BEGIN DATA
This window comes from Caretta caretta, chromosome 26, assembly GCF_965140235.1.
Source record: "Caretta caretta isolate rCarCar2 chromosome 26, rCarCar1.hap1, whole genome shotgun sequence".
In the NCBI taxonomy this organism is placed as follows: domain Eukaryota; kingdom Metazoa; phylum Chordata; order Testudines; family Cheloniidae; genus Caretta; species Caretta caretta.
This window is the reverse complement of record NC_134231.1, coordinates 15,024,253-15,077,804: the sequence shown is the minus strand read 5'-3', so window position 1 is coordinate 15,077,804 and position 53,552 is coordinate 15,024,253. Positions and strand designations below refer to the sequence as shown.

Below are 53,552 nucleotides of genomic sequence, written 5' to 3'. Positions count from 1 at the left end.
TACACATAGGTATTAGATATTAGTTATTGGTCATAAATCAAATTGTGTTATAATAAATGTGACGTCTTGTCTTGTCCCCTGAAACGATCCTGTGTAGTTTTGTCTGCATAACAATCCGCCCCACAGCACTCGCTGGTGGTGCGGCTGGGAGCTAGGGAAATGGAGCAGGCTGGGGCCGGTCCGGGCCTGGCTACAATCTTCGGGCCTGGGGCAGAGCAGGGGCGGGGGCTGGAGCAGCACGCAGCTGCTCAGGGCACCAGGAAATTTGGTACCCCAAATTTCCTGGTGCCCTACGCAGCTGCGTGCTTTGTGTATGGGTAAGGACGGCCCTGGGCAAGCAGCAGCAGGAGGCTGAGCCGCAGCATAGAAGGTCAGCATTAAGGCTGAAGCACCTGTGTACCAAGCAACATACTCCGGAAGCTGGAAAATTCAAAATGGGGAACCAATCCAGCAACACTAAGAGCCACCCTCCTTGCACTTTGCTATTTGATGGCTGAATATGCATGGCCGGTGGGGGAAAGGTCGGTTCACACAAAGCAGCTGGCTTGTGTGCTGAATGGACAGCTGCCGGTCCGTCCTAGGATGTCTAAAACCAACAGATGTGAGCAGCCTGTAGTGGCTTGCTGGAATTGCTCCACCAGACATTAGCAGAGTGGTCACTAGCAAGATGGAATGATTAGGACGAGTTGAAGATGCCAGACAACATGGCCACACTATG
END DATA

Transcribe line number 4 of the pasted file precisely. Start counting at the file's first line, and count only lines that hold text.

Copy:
This window is the reverse complement of record NC_134231.1, coordinates 15,024,253-15,077,804: the sequence shown is the minus strand read 5'-3', so window position 1 is coordinate 15,077,804 and position 53,552 is coordinate 15,024,253. Positions and strand designations below refer to the sequence as shown.